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Take Your Time When Making Hard Decisions

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I was recently working with an advisory firm owner who wanted to fire one of her employees.

Now, as you may know, after many years of working with advisory firms, I’ve come to the belief that firing someone should be an owner’s last option, taken only after all other attempts to salvage the situation have failed. However, sometimes it is necessary, and this owner had decided that time had come.

I’ve also learned that when you fire someone is important. As it was a Thursday that this owner had come to her decision, I suggested she wait until Monday to do the firing.

Of course, the next day, Friday, she calls to tell me that she “just wanted to get it over with” and had fired the employee that day. (If I had a dollar for every time my clients don’t listen). And, of course, I got a call the following Monday from her, telling me that she felt she had made a terrible mistake — that she couldn’t undo.  

(Related: What to Look for When Hiring Young Planners)

Most owners of independent advisory firms wear many hats. But the most important job they have is making decisions. That’s because small businesses (and even the largest of the independent firms is still a “small business”) have limited resources and, consequently, can’t afford to waste them on bad ideas or hasty decision making.

Unfortunately, making good decisions usually isn’t easy.

To make better decisions, I advise firm owners to have a decision-making process that works for them. However, the process should include a rule that they give themselves time to think about important decisions after they have been made to ensure it’s the right decision for them.

Firing someone is right at the top of the list of important, and difficult, decisions.

There are many reasons why letting a member of your staff go is hard. Here are the top three:

1) They aren’t going to like it. Most of us are hardwired to want to make other people happy, and to avoid upsetting them. We all are well aware that firing someone isn’t going to make them happy. Letting someone go falls well into the very-uncomfortable-conversation category.

2) It disrupts the staff. Losing a co-worker is almost always unsettling. It changes the office dynamic, disrupts workflow and routine, and reminds everyone that jobs aren’t permanent. It also usually means that someone new will be joining the team, creating uncertainty about what effect they will have. Even when the person leaving wasn’t popular with the rest of the staff, the new uncertainties will take some time for everyone to come to grips with.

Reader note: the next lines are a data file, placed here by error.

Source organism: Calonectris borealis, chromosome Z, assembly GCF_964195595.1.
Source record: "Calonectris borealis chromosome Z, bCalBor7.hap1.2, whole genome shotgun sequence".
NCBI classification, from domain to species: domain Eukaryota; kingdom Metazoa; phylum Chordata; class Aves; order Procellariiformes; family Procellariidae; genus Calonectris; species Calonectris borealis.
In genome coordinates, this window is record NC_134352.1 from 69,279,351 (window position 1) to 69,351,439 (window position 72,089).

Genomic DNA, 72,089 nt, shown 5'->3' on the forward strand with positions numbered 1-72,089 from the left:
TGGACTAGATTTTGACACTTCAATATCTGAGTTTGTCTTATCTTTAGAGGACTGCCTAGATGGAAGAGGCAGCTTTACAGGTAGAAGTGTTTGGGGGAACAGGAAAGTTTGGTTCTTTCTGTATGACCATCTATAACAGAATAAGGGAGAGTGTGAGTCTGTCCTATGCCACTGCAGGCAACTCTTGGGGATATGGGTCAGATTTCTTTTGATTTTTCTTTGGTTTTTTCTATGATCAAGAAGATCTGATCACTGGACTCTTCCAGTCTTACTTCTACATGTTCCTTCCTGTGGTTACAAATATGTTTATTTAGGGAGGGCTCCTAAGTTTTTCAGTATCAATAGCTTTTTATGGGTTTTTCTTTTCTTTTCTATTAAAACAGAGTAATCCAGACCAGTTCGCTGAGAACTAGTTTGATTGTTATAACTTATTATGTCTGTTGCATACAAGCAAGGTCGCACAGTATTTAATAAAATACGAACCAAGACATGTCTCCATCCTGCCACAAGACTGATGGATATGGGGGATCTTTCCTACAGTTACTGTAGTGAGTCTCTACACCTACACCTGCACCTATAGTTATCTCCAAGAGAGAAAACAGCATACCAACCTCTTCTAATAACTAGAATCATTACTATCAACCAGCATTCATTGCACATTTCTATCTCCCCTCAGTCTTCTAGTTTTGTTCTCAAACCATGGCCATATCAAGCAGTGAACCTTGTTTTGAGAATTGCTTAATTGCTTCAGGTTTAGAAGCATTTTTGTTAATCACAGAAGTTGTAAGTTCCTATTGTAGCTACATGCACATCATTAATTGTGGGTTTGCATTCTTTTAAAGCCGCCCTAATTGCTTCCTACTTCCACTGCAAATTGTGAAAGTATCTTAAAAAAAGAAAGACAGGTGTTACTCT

3) You can’t take it back. Most decisions that business owners make are reversible, if sometimes costly. If a new service doesn’t prove popular with clients, you can discontinue it. If a marketing program doesn’t live up to expectations, you can try something else. But when you fire somebody, there’s no going back — usually the bruised egos, hurt feelings and resentment aren’t going to go away any time soon.

Consequently, faced with this looming difficult decision and uncomfortable conversation, many firm owners “just want to get it over with.” Unfortunately, that’s not a good basis for a sound decision. Often owners get so stressed about the idea of having this difficult conversation, it clouds their judgment about whether firing the employee is really the best course of action.

That brings me to the best technique that I’ve found for making good decisions, even when they are difficult. It has two steps. First, decide what you think is the best course of action. Then — and here’s the key — don’t act on it.

Instead, just decide you’re going to act on it at a specific time in the near future, say, next Monday. So you’re not going to think about it anymore, you’re just going to wait a couple days to actually implement your decision. And then just listen to how you feel about that decision during the waiting time.

This way, you take most of your emotions out of the conversation: You’re not going to have the difficult conversation for days, which frees up your thinking mind to consider if this is really the best thing to do, and frees your emotions to feel how you really feel about that. By the time Monday rolls around, you’ll have a much clearer idea of what you really want and need to do.

— Read The Face in the Mirror: Admitting (and Overcoming) Advisor Fears on ThinkAdvisor.


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